High taxes killing manufacturing sector – AGI

Story: Business Desk 

The President of the Association of Ghana Industries (AGI), has painted a gloomy picture of the country’s manufacturing sector under the current regime.

Although government has repeatedly stated that it acknowledges the critical role of the manufacturing sector in Ghana’s industrialisation agenda, the sector still faces numerous challenges, thereby stifling growth.

The current government in particular had promised to move from taxation to production, an assurance that gave much hope to the manufacturing sector with the rolling out of policies like the government’s One District, One Factory initiative.

But in the view of Seth Twum Akwaboah, CEO of the Association of Ghana Industries, “The tax system in Ghana today, is not favouring manufacturing at all.”

Speaking to the media in Accra , Mr Akwaboah said, “there has been imposition of additional taxes. We have the Growth and Sustainability Levy which has just been introduced. We’ve always complained about the straight levy, where you charge 15% on VAT, meanwhile, you’re paying 21.9% to the government by way of VAT. So if you’re unable to recover, then that additional 6% or so, also adds to your cost of doing business.

“Of course, some of the big trading companies pay a similar VAT system, but a lot of them that are competing even at the SME level pay the flat rate, so that becomes a challenge. So, a lot of the taxes are not going in favour of manufacturing, so if you add it to all the other cost areas that I have mentioned, it makes manufacturing very vulnerable, and it affects their cost of production,” he noted.”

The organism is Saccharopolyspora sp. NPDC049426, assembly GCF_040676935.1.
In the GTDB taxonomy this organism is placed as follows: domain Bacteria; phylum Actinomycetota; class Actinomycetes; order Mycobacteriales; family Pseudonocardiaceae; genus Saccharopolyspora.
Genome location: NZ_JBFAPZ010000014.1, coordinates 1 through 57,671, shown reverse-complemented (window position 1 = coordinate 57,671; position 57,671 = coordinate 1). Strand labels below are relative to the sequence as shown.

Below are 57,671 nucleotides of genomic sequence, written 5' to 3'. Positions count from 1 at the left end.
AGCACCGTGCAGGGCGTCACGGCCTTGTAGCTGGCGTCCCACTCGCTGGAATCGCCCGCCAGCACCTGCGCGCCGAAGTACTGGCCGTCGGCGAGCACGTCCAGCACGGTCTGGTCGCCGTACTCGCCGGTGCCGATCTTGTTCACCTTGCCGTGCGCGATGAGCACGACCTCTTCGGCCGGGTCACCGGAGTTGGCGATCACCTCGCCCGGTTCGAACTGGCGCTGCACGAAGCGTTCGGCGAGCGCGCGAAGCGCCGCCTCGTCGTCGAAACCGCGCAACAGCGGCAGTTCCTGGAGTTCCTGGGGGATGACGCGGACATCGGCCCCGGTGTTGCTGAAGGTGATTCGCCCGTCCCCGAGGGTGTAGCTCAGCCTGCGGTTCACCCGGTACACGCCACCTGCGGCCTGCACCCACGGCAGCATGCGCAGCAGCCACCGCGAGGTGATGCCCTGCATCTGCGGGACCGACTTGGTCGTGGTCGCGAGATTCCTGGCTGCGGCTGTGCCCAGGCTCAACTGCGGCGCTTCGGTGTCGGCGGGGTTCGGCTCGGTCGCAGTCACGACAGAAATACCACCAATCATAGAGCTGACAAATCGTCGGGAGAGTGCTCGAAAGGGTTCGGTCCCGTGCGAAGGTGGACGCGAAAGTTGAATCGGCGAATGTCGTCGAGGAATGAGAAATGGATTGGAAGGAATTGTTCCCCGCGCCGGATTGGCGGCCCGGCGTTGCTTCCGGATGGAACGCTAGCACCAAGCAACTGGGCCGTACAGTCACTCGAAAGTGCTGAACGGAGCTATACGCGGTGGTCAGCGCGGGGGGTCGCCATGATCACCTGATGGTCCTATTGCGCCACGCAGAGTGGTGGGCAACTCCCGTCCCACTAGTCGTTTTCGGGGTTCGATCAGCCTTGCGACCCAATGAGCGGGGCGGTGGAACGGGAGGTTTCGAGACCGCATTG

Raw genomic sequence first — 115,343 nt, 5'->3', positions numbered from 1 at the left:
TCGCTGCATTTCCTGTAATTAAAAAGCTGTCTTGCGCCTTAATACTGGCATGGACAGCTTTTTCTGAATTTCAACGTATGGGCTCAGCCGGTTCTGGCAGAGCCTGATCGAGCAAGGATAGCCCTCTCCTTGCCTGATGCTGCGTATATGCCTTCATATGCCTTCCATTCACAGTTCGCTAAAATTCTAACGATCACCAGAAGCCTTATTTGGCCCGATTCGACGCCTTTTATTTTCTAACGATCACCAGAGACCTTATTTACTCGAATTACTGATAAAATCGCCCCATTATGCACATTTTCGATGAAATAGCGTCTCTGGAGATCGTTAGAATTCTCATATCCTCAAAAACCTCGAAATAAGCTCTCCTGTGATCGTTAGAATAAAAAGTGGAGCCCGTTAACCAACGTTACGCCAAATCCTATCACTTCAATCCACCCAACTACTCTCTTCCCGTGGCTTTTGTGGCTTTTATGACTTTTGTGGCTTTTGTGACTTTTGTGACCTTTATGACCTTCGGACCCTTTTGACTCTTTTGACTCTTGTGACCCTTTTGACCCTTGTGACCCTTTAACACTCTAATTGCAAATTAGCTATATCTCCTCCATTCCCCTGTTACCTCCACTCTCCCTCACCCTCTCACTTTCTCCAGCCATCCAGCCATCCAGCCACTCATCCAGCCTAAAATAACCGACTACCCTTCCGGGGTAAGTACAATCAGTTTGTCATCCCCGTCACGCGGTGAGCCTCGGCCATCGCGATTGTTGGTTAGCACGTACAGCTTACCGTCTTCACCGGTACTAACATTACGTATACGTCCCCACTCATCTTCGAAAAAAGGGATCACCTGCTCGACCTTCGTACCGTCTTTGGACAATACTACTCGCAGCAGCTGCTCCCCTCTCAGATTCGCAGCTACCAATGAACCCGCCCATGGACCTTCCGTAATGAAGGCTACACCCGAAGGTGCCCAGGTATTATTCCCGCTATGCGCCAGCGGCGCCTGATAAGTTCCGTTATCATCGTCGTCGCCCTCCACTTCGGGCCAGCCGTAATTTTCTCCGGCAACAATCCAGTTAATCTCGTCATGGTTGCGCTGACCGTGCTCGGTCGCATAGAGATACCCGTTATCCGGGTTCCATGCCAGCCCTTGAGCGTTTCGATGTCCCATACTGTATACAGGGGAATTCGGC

The AGI CEO expressed concern about the country’s porous borders which make it difficult for local manufacturers to compete favourably with imported products that get into the country through unapproved routes and the importers escape taxes.

“Even some are smuggling the goods in and are not paying the right duties, and therefore they undermine the very capacity of local industries to produce and supply, and that has been a big challenge.”

According to him, local manufacturing firms are struggling to expand due to these challenges, which means they cannot employ more people.

“I have had the opportunity to visit a number of our companies lately. From the beginning of this year, I have done a lot of company visits and all of them the message is the same, that there are challenges in the system.

“And indeed, they’re not expanding. Either they’re downsizing or they’re at best trying to sustain what they can manage now. So, it’s really a big challenge. Even though the intention is there to grow, some of these challenges are not helpful,” he reiterated.

If you consider the fact that over 300,000 students are coming out of our tertiary institutions every year, these are the sectors that should absorb a lot of our people, but there are serious challenges in this area.”

He said all other challenges that affect the growth of the sector such as high cost of capital must also be addressed simultaneously to get the best holistic results.

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